wheat crop

A call from the Soil Association for British bread to axe the use of wheat treated with glyphosate could lead to waste and is little more than an attempt at “headline grabbing”, according to the Federation of Bakers.

The Soil Association’s policy director, Peter Melchett, this week wrote to the UK’s leading supermarkets and bakery brands to ask they “take responsibility for the quality of your own supply chain” and “ensure that all of the flour you source from this year’s wheat harvest in the UK comes from wheat crops that have not been sprayed with glyphosate immediately before harvest”.

But Federation of Bakers director Gordon Polson said he expected the broad-spectrum herbicide and crop desiccant would continue to be used “if absolutely necessary” to maintain wheat’s quality for bread and prevent it becoming “surplus to requirements”.

“It’s clear from testing that glyphosate is only in a small proportion of bread,” said Polson, who added that the issue of chemicals in grocery products went far beyond the bread category, but the Soil Association had focused on bakery “as a means of headline grabbing”.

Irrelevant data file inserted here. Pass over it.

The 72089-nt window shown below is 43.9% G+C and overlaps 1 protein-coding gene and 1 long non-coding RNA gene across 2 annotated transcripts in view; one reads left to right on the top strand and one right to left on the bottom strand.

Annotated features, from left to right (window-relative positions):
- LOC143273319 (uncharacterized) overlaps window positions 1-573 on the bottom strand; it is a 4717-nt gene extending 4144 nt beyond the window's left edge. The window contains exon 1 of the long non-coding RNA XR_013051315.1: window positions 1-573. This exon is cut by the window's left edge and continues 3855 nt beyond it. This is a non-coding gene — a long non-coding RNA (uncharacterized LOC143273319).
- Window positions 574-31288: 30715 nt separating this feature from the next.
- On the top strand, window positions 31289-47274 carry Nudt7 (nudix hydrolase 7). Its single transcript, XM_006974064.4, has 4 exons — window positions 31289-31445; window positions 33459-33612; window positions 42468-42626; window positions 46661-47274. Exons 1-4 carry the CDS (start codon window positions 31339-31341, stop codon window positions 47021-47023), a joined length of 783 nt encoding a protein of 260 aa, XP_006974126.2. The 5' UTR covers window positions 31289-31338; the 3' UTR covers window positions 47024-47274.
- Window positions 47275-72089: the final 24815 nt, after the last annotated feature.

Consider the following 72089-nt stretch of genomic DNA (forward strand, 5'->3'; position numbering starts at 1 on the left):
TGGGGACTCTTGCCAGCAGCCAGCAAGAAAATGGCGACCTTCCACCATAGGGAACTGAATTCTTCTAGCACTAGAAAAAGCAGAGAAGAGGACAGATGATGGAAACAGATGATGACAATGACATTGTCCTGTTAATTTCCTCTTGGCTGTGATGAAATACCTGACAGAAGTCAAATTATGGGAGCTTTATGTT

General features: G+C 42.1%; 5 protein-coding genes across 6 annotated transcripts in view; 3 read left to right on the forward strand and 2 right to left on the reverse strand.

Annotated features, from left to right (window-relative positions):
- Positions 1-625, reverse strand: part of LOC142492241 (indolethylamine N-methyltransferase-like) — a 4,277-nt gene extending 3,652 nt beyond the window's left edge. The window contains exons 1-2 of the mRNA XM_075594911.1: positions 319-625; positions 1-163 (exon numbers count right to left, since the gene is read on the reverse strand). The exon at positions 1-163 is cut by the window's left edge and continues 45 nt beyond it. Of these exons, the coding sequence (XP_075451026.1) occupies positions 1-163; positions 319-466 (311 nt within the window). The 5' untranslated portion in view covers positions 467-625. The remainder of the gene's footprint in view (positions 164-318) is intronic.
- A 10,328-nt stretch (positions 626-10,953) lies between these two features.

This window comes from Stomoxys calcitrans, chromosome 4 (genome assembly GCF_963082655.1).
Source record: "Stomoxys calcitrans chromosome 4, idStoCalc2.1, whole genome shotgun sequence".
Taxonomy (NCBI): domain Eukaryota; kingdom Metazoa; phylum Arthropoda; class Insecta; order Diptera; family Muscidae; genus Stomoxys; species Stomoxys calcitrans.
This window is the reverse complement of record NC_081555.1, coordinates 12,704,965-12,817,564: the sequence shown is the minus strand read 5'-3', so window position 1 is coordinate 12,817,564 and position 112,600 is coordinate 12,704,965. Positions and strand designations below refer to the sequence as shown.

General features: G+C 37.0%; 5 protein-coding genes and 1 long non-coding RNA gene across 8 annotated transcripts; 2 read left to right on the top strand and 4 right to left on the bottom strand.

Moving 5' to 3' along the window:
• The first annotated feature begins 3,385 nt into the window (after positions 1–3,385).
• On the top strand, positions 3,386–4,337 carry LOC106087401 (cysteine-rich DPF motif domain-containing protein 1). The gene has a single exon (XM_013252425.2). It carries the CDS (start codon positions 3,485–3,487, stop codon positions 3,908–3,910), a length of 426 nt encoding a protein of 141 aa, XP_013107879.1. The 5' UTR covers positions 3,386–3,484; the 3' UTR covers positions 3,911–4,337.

In his letter to brands and retailers, the association’s Melchett said he was “disappointed” the EC had recently extended its authorisation of glyphosate used until December 2017, claiming it was “not the benign chemical that you were led to believe”.

Grocery retailers moved to allay fears, saying they worked closely with suppliers to ensure pesticides in products were within statutory limits.

A spokesman for the British Retail Consortium added:  “Limits are agreed through a robust regulatory system and reviewed periodically, taking account of available scientific evidence.

“Glyphosate has recently been approved following this process and official sampling of food is undertaken in the UK quarterly. These results have not shown any glyphosate presence of concern to human health.”